Excerpts from an interview of Emmanuel Todd for the New York City Tribune
A few years ago, a young French sociologist, Emmanuel Todd, made some very interesting studies about the links between various types of family structures and the political, religious and cultural environment. Todd became first known in France when, still in his twenties he published a book in 1976 entitled " The Final Fall " in which he accurately predicted that the Soviet Union would not survive in the 1980's. In his studies on the family, he identified many types of families (nuclear, extended, matriarchate, partriarchate) but with four basic categories which are combined in various ways. These categories are unequal type families with no equality between brothers and sisters, in particular concerning inheritance and often a birthright for the eldest son, egalitarian type families with all children on the same level, authoritarian type with children depending from their parents even after reaching adulthood and freedom-centered families where children freely leave the family and marry outside when they reach adulthood. He contended that a big historical event such as the French Revolution with its conflict between the values of freedom and equality which found some temporary solution with Napoleon and an authoritarian type regime granting some basic equality before the law among citizens with the Napoleonic Code of Laws, was a reflection of a struggle within families around the question of birthright, equality among brothers, authority and freedom from family ties.
Todd focused his studies first on family structures in France, then in Europe and finally throughout the world gathering an impressive quantity of data on this topic (see his book entitled La Troisième Planète, Publisher Seuil).
What is interesting with Todd's studies, is that it is the type of family, not the socioeconomic environment, not even religion, which is the most fundamental and important factor in defining a culture or a society. For example, to say that a society belongs to the Islamic world will give certain very general traits of this society but you can find key differences between Muslim societies in monogamous Bosnia or Malaysia with those in polygamous black Africa. In his study, he showed that differences in family structures do not coincide with racial differences, language barriers, nationalities or other traditional ways of distinguishing groups of people.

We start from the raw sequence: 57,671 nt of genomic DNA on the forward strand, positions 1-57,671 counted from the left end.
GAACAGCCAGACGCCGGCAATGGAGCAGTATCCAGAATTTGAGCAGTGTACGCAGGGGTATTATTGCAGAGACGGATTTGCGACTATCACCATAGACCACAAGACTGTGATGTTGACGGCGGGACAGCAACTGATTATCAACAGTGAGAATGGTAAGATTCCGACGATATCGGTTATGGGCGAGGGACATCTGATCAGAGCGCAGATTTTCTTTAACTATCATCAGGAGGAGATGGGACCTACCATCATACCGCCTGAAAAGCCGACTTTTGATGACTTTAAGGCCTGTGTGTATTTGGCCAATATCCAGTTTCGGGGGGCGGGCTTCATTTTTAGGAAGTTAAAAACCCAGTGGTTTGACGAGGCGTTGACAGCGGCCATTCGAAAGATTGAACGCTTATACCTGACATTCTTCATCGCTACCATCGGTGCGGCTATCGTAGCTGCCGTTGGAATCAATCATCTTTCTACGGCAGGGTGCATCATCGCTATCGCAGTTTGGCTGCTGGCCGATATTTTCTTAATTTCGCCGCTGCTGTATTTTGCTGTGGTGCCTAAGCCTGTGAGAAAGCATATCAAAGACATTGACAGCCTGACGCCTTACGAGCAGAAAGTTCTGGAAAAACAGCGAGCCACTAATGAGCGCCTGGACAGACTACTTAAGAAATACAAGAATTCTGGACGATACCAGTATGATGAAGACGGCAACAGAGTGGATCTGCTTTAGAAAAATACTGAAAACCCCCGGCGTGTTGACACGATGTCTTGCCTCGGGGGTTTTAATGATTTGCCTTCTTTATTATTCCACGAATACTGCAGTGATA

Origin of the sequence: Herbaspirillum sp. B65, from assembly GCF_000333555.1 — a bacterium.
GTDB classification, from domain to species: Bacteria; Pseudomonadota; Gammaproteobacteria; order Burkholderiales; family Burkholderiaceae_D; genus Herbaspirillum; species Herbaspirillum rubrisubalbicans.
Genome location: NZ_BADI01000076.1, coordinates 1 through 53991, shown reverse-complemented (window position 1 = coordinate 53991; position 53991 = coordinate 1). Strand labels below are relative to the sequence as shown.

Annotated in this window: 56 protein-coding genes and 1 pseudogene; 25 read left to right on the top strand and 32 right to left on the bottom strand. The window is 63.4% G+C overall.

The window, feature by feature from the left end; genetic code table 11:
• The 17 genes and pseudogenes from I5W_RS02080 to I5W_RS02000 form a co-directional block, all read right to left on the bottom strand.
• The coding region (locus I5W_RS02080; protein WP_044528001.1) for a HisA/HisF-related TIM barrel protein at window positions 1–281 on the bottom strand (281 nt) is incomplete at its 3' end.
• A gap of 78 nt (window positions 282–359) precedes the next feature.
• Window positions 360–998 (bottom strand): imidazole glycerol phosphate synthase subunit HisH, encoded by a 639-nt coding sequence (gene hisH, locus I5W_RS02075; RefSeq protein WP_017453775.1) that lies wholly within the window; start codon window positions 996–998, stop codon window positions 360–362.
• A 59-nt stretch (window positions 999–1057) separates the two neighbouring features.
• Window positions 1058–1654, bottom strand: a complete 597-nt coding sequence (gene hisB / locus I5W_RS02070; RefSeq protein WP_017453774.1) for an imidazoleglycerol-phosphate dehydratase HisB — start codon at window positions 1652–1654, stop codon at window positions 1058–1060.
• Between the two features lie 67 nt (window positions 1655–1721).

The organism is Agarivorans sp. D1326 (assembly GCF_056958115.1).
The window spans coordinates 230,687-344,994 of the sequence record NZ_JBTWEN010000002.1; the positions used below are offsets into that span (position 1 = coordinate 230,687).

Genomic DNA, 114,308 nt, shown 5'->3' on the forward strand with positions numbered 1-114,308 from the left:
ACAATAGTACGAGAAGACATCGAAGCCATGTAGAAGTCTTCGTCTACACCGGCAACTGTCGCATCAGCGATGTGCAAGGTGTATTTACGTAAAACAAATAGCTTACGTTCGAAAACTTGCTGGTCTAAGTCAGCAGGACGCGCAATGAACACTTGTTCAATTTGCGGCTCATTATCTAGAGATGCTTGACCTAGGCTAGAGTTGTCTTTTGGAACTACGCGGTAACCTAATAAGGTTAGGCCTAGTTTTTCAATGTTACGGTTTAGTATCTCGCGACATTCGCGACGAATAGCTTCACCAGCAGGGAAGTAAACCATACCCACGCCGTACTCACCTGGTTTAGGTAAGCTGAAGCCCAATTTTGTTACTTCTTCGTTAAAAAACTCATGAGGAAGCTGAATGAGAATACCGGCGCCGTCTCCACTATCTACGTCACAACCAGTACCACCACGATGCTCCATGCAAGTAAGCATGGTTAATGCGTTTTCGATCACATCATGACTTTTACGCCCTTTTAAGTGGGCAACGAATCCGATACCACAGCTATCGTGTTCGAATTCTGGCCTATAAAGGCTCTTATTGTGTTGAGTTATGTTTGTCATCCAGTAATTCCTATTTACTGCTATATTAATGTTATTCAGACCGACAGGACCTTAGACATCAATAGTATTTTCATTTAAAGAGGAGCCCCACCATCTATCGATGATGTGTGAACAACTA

As a Christian (Unificationist), I was a bit shocked by his work because I felt he downplayed the role of religion. So I met him and interviewed him for a US newspaper, the now defunct New York City Tribune. He is not dogmatic and does not pretend the family structure explains all but he questioned Max Weber's view that religious changes such as the Protestant reform were the cause for other social or economic changes, saying instead that some types of societies and family structures were more receptive to some types of religious changes and were adapting these changes according to the prevailing type of family in these societies.
Even if his work is not the work of a moralist but of a sociologist, he is not at all enthusiastic for free sex. He said " in country with authoritarian type families, free sex is leading to Aldous Huxley's Brave New World " and more generally, free sex is leading to a reinforcement of the role of the state. One important criteria in Todd's work is the age of marriage.
Anyway, Todd's studies run counter the common modern view which insists on economic and social factors as decisive in children's education and development. Sure, if a family lives in extreme poverty, it is difficult if not impossible to educate children properly. But it seems that some cultures generate poverty while others generate wealth and this has much to do with the quality of family life in these cultures.